An epistolary novel written, presumably, for the new (back then in the early 1900’s) trend of girls going on to college in the US. This is a good read featuring a strong female protagonist who is orphaned and lives in a home with other orphans. Having excelled in her earlier academic life, she is noticed by one of the orphanage’s wealthy trustees and given the financial means to attend college. Her benefactor would like her to be a Great Author (as she has done very well in English), and I found it very interesting to watch her evolve throughout her college years and vacillate between what she wanted to do, career-wise. (Again, a bold move as in the early 1900’s, women were just expected to marry post-school.)
So, in some ways, this was a cutting edge novel for the time. Wikipedia posits that this novel “predates the contemporary view of adolescence”, and I do think they have a point. Up until this point, children were treated, generally, as small adults and so to admit that there was this developmental stage between childhood and adulthood was a big step. It’s also quite edgy in how Judy decides to become a Socialist and how she talks about that. (I am thinking that even now, in the 21st century, it would still cause a stir in some circles if this book was selected as a school read in some districts.) Judy also frequently mentions women’s suffrage (which Webster was very focused on in her life), along with sensitivities for the poor (also a lifelong interest for Webster).
The set-up of the story is Jerusha (“Judy”) Abbott is the orphan who is noticed by the rich benefactor, She goes to college, but can only continue to receive her funding if she writes a letter every month to her sponsor. However, she knows very little about him, not having been told his name or where he lives, so has to develop a relationship with him based on her remembering seeing his shadow one day as he left after a meeting. Since this made him have very long legs and arms, she elects to call him “Daddy Long Legs” from then on.
So, this story not only covers the issue of higher ed for young women, it covers career choices and expectations of gender roles, and political and social topics. The ending was rather a let-down, but I will leave it to the reader to find out what happens. Suffice to say, things are tidily wrapped up in a bow, which I found a bit disappointing after having read about this strong independent young woman. Sign of the times, perhaps.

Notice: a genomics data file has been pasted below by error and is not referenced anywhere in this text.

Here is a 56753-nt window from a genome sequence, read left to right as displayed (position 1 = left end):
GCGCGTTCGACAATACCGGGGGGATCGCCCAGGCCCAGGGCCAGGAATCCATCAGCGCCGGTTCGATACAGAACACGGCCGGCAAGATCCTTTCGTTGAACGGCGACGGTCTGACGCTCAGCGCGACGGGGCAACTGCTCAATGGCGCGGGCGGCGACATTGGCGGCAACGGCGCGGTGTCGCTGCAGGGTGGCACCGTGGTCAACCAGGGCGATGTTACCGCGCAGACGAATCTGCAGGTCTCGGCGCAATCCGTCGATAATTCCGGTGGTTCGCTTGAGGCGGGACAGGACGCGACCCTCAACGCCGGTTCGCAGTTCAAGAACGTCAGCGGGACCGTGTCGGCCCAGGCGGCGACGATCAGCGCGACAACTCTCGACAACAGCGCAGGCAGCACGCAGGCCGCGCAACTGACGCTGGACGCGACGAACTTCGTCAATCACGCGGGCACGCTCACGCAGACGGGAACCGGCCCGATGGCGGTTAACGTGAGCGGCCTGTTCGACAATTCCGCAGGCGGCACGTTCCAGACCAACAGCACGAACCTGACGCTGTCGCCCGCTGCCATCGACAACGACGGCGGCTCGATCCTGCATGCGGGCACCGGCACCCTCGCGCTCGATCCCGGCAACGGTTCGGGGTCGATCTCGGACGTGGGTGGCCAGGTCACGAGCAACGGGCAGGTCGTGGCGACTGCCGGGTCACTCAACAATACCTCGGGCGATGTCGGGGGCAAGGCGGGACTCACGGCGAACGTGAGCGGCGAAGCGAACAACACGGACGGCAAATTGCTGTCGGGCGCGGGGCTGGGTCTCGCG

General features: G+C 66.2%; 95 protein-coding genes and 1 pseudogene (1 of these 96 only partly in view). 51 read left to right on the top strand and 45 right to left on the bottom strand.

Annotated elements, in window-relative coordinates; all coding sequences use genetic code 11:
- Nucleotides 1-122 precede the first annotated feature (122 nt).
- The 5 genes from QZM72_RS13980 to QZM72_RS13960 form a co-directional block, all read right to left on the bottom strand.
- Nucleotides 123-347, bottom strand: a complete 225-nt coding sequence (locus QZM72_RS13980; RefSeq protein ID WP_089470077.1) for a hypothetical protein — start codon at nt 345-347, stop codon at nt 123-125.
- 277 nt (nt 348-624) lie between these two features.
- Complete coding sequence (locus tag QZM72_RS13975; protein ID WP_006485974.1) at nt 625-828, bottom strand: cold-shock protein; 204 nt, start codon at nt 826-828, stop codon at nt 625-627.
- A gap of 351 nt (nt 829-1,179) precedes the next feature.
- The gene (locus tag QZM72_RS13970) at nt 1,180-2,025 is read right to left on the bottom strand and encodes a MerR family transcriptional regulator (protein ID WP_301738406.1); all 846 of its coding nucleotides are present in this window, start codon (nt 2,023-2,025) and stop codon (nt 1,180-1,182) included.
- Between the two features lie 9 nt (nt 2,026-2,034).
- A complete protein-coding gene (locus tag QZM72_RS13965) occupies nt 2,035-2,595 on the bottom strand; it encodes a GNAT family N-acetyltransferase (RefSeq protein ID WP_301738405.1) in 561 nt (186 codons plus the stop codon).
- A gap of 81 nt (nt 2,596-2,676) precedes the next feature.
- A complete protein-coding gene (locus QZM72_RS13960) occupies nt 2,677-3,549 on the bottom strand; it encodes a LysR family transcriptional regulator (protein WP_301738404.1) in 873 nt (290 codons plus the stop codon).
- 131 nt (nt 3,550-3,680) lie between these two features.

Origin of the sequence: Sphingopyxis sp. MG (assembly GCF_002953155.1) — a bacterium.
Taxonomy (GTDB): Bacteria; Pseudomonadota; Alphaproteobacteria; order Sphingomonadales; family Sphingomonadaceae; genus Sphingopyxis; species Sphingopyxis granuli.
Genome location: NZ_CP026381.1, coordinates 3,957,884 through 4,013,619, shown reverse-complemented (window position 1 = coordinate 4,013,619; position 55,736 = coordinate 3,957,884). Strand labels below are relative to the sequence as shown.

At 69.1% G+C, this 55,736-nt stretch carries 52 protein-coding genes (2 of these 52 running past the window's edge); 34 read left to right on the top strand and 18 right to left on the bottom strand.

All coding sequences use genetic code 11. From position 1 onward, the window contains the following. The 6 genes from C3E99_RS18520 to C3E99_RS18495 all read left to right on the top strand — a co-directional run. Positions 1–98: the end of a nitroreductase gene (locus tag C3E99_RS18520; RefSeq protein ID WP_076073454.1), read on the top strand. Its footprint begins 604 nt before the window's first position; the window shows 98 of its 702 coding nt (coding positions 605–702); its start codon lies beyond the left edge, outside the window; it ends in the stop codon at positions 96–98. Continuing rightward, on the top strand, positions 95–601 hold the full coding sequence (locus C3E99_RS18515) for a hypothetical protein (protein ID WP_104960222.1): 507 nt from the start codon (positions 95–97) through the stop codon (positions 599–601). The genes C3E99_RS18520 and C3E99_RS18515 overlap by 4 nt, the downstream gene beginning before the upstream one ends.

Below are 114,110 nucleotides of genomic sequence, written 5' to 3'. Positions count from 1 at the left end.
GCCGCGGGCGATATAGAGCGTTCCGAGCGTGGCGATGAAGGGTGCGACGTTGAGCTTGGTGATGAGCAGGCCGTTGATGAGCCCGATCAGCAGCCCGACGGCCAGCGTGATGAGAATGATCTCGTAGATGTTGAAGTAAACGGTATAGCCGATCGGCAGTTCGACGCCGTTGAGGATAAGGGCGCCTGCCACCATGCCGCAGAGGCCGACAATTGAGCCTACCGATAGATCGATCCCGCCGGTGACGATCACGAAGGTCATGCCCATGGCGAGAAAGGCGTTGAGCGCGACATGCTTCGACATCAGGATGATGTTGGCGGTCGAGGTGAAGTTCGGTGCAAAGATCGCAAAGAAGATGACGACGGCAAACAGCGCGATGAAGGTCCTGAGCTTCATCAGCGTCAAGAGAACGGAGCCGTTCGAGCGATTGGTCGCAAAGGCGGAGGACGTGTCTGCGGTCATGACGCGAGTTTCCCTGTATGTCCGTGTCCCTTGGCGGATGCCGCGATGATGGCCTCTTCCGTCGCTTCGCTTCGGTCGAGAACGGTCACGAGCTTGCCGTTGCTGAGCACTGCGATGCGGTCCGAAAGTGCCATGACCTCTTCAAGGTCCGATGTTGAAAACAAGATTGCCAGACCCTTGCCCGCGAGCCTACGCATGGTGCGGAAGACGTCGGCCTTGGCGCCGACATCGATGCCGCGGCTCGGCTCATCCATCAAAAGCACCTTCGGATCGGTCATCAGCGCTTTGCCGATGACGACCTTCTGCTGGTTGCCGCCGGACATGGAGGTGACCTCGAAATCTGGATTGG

As a side note: “Daddy Long Legs” dolls were sold to raise money for orphans. (Early tied-in marketing for ya.) (Couldn’t find a pic on the web of the original ones, although there are some rather spooky more recent dolls…)
Webster led an interesting personal life, including some marital drama (involvement with a married man), a lot of travel across the world, and political and social involvement. She died from “childbirth fever” a few weeks after the birth of her daughter.
I did think this was a well written novel and I can only imagine the huffs and puffs of indignation it must have produced from those who didn’t want to upset the status quo of women’s roles. Using letters is effective as it allows you, the reader, to see the world through Judy’s eyes and to learn of the world as she learns. I also really liked the fact that Judy was very human, with bad moods and impulsive decisions, and generally acting like a young college student would. She also has a good sense of humor, which was appreciated. She’s like a slightly grumpier bit older Anne of Green Gables. 🙂
This book also echoes the trend I have right now of reviewing gender roles in Victorian and Edwardian times and the challenges associated with trying to live outside the box. Both Edith and Judy end up getting married, but each, interestingly enough, plans to continue on with their career plans. Yeah for the Rule Breakers!